Wednesday, March 20, 2024

The Islamic Maritime Frontier: Trade and Transformation along the Coast of Bilād al-Shām (Syria-Palestine) during the Early Islamic Period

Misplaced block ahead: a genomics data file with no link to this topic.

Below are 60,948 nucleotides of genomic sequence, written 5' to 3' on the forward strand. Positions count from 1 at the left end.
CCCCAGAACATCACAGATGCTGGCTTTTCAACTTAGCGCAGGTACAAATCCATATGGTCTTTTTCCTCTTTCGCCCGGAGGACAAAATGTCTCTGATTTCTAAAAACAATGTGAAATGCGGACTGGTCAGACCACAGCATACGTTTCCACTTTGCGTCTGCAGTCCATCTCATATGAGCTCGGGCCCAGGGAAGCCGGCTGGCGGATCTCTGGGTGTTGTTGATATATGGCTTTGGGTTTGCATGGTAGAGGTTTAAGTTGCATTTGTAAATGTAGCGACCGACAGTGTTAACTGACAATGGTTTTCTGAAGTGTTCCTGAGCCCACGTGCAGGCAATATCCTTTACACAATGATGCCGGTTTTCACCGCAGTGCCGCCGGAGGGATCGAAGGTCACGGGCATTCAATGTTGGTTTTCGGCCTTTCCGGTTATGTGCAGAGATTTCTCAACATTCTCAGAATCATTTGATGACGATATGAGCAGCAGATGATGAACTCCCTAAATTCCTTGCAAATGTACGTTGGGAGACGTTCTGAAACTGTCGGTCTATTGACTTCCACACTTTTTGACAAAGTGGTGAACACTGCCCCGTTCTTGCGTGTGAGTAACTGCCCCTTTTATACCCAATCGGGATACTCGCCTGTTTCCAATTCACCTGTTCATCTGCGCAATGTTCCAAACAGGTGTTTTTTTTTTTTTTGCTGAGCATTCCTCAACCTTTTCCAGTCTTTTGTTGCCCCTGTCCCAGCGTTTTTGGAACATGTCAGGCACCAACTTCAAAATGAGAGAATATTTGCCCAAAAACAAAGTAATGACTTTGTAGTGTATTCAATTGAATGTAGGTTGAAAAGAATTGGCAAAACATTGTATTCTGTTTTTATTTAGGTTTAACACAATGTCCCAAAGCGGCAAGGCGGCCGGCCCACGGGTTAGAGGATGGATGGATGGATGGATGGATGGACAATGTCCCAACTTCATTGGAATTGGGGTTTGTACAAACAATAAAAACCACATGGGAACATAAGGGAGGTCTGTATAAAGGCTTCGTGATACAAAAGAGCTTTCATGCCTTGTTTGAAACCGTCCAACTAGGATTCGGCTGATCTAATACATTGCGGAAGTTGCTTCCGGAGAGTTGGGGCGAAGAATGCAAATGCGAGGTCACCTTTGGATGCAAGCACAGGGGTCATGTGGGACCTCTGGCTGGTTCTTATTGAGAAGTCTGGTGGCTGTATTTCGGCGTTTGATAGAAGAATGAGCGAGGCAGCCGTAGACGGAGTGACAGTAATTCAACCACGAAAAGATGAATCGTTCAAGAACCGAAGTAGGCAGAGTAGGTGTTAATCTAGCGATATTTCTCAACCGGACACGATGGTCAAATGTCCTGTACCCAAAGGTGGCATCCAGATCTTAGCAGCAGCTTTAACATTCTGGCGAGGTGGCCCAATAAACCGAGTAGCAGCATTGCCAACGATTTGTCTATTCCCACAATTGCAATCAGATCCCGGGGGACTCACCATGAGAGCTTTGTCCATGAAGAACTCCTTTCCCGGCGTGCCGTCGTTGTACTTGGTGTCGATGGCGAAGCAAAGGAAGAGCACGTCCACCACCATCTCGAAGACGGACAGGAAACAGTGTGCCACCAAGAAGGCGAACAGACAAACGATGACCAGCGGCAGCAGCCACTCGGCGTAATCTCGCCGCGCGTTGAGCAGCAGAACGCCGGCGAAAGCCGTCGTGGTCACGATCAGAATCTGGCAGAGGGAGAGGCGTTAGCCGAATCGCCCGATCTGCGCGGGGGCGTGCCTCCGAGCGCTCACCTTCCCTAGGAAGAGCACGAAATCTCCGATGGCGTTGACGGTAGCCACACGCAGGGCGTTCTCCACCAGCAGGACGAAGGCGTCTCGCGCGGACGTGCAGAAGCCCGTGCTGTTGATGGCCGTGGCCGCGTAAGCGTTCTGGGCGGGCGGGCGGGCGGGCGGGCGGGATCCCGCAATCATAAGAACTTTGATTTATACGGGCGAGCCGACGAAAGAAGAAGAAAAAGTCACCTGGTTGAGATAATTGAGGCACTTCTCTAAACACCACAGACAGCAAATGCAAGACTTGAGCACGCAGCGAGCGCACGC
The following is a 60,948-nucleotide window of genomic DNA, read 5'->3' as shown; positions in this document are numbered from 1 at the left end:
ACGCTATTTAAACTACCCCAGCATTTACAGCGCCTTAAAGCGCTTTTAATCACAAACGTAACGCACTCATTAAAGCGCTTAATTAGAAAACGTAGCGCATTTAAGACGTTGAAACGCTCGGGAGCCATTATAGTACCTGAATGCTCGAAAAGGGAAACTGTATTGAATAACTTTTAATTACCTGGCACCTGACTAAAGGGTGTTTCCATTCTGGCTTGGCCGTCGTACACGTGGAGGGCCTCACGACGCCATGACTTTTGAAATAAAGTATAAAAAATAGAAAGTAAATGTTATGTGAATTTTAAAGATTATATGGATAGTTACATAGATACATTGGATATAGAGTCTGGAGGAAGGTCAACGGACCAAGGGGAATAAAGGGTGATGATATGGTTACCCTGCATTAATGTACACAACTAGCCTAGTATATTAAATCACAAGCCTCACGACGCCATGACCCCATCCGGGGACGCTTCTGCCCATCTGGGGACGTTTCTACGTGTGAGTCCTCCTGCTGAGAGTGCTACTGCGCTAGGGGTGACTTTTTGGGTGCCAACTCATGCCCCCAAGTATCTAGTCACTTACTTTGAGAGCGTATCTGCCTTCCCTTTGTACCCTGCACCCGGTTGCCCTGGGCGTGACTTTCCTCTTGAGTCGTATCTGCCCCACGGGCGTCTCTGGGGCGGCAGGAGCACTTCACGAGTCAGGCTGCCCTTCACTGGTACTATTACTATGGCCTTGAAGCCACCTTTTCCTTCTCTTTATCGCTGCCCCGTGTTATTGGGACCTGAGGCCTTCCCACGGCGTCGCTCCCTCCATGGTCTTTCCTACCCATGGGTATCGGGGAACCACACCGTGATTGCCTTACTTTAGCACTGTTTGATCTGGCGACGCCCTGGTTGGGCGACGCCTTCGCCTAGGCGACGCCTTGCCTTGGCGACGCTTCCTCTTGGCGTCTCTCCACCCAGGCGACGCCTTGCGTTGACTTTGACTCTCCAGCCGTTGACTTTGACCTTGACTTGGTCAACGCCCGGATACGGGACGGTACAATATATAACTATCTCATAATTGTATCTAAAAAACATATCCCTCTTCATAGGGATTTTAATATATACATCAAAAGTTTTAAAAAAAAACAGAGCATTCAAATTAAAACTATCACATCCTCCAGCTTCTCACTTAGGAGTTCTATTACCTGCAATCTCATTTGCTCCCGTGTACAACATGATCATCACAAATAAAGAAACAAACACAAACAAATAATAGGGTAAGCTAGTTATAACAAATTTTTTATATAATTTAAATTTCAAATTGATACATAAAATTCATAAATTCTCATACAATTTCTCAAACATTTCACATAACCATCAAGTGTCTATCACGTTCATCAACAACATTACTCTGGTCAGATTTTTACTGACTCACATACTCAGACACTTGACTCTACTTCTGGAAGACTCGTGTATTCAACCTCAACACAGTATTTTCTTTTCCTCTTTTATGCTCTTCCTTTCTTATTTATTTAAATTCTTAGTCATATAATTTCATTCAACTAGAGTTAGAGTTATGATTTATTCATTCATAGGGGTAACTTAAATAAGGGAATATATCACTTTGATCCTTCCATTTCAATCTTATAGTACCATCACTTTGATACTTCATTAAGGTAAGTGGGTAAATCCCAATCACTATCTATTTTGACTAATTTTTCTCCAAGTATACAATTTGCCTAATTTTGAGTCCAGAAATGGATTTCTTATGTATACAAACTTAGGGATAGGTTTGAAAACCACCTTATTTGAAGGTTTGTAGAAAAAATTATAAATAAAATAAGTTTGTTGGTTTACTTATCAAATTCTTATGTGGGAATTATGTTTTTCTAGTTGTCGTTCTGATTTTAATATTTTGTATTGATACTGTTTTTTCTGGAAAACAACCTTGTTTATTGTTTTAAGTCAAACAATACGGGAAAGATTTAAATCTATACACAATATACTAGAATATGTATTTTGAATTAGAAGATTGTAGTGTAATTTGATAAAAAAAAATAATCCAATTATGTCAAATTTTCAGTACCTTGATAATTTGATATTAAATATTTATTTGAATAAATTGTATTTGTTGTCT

The Arab conquest of Syria-Palestine in the seventh century CE transformed the coast of Bilād al-Shām (Greater Syria) into a maritime frontier, impacting patterns of trade and ending Byzantine control over the sea routes of the eastern Mediterranean. The nature of this transformation has been much debated and clouded by outdated paradigms like the Pirenne Thesis, as well biased histories, and problematic archaeological data. The predominant and persistent narrative along the Syro-Palestinian coast has been one of economic decline, contraction, and regional abandonment. In counterpoint to these perspectives, this dissertation seeks to provide a more nuanced and multi-faceted understanding of the maritime frontier of Bilād al-Shām during the Byzantine-Islamic transition (the seventh and eighth centuries CE). This study applies frontier theory to reassess the available archaeological and literary evidence to reveal the complex social, political, economic, and environmental processes that comprised the maritime frontier. It builds the case that despite periods of conflict, the maritime frontier was a dynamic zone of connection between the two empires. Rather than a region in decline, it was a region in transition, marked by dramatic population shifts, new economic opportunities and avenues of exchange, and the rapid development of maritime infrastructure


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